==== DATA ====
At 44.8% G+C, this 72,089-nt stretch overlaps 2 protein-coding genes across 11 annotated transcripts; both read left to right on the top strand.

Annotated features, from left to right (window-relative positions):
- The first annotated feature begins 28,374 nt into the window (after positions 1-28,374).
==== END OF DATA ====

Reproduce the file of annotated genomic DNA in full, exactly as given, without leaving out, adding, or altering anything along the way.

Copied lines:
At 44.8% G+C, this 72,089-nt stretch overlaps 2 protein-coding genes across 11 annotated transcripts; both read left to right on the top strand.

Annotated features, from left to right (window-relative positions):
- The first annotated feature begins 28,374 nt into the window (after positions 1-28,374).